Starbucks CEO Tells Pro-Union Employees to ‘Go Somewhere Else’

A Venti Mocha Frappuccino is displayed at a Starbucks, Wednesday, June 20, 2018, in New York. The 24 fluid ounces drink has 520 calories, according to Starbucks. Starbucks says sales for its frozen coffee drink are down, and is blaming concerns about sugar and calories. (AP Photo/Mark Lennihan)
AP Photo/Mark Lennihan

Starbucks interim CEO Howard Schultz reportedly told pro-union Starbucks workers to “go somewhere else” during Schultz’s stop at a California store on Friday.

Madison Hall, a 25-year-old barista leading efforts to unionize a Long Beach Starbucks store, claimed this happened during a meeting with Schultz and 20 other employees regarding the store’s unionization efforts.

“If you hate Starbucks so much, why don’t you go somewhere else?” Hall said Schultz told her.

A spokesperson for Starbucks told the pro-union news website More Perfect Union that the “focus of the meeting was about ways we can improve the partner experience and the various ways we can co-create the future of Starbucks together.”

Schultz, who recently rejoined Starbucks as CEO, held similar meetings in Seattle and Chicago last week.

Starbucks Executive Chairman Howard Schultz speaks at the Starbucks Annual Meeting of Shareholders at McCaw Hall in Seattle, Washington, on March 21, 2018. (JASON REDMOND/AFP via Getty Images)

Schultz reportedly cut off Hall after she called attention to the various federal complaints the National Labor Relations Board brought against the company.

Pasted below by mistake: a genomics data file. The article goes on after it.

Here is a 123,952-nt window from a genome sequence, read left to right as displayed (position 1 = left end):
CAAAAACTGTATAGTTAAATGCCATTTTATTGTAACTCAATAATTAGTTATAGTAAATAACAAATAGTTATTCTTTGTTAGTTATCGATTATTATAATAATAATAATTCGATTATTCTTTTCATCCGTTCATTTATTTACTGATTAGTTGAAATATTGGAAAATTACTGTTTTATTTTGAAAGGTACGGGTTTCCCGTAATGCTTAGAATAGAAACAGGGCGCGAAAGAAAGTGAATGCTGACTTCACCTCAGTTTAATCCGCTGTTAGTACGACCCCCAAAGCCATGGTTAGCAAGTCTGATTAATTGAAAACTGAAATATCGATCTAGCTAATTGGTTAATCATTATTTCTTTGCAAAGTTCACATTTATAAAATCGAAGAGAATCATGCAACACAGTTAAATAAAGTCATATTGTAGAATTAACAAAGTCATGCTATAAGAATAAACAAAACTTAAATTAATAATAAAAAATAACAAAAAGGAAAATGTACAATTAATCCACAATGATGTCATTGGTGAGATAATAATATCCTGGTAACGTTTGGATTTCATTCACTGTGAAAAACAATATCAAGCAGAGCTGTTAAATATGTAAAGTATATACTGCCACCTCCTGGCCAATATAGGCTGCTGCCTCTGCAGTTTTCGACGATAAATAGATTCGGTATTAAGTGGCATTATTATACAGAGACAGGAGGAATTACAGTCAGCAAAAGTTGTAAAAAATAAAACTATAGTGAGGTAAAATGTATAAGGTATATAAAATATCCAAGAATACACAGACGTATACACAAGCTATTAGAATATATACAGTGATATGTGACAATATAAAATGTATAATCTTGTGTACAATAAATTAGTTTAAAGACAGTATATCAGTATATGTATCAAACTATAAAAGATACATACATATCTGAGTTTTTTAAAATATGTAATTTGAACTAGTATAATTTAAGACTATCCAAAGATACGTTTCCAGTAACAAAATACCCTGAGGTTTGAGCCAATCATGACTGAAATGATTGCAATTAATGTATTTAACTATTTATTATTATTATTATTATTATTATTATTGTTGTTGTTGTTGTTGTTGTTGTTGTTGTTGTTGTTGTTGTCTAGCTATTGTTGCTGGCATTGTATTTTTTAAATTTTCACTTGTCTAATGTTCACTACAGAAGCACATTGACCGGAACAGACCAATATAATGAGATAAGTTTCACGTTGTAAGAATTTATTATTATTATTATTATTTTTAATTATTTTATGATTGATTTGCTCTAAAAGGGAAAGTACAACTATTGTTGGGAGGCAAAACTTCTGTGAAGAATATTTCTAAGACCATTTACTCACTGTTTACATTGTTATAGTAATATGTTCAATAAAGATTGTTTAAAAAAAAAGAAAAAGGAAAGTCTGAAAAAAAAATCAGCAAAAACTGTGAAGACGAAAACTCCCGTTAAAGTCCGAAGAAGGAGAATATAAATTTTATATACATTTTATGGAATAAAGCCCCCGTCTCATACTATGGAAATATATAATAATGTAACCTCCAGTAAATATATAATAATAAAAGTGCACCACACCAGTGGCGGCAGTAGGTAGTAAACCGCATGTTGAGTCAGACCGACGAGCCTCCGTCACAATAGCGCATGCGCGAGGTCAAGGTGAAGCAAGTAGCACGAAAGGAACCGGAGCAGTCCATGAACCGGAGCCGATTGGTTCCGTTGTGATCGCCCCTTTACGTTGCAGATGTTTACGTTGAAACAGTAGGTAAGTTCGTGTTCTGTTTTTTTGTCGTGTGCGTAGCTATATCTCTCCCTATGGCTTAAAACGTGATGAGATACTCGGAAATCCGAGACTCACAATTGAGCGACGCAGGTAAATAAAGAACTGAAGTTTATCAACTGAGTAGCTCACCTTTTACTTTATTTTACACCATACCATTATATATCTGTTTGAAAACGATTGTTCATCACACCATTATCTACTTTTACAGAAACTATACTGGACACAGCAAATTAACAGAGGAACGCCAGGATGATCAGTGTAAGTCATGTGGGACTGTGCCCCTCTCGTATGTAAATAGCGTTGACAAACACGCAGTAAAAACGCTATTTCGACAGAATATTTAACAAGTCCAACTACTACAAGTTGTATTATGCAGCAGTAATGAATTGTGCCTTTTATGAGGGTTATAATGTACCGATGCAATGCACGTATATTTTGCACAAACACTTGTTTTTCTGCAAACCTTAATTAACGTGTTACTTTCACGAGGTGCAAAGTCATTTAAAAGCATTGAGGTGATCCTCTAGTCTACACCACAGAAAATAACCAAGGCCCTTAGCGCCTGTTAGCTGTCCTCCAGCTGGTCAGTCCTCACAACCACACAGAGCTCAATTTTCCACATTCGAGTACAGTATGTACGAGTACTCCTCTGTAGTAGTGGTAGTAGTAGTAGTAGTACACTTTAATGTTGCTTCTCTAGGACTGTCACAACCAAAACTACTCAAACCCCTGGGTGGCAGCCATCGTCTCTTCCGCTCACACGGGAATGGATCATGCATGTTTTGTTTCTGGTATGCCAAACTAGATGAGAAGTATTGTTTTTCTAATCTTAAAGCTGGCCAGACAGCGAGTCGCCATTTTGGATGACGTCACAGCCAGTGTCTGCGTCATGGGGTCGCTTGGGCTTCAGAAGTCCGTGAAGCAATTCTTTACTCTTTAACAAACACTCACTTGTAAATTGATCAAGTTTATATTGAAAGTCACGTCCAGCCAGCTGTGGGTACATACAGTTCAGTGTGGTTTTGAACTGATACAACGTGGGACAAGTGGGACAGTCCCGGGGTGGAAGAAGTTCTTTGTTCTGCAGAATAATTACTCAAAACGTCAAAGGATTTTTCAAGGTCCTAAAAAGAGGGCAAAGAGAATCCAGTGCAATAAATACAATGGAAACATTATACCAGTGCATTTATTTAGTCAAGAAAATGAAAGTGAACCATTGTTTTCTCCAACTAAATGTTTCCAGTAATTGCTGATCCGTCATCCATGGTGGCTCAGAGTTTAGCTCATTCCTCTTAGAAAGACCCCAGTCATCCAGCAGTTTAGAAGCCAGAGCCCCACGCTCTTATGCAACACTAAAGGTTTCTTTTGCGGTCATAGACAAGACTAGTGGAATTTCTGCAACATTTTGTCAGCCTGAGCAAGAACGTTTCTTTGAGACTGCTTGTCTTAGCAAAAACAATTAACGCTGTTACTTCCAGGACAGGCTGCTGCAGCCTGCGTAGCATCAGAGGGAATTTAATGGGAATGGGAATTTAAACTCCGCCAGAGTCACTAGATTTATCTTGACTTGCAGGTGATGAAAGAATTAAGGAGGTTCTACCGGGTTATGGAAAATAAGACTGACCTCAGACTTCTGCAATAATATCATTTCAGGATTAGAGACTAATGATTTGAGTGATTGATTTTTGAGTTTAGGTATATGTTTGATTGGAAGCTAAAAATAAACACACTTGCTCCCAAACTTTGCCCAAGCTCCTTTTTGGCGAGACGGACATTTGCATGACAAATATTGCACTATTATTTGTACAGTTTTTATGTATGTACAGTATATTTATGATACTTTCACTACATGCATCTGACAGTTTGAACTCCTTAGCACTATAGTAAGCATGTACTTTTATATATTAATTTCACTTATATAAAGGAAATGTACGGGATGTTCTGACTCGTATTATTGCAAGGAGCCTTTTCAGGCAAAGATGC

“Then he went into a long rant about the history of Starbucks and how he used to be poor,” Hall said.

“I said, ‘You say you’re not anti-union, but on July 1, 2021, [Starbucks was] found guilty of retaliation in Philadelphia,’” Hall claimed. “That was when he got super-defensive and cut me off, saying, ‘We’re not talking about this.’”

“It was very, very bad. He was getting very aggressive with me,” Hall claimed. “And then he went on another rant, and he told everyone else that he’s sorry that this was brought up, that this isn’t what [the event] was about, and he had his hand pointed towards me like I was a problem.”

In a statement, Schultz highlighted the company’s “missteps” and said the “collaborative sessions” with Starbucks employees “have not been without efforts at disruption by union organizers.”

Schultz told the New York Post:

With significant pressures leading to the fracturing of our partner and customer experiences, I’ve been transparent about our missteps and the reason for my return – to reimagine Starbucks – built on our core values and guiding principles.

“I have complete confidence that together we will restore the trust and belief of our partners and deliver an elevated Starbucks Experience to our partners and customers,” Schultz added.


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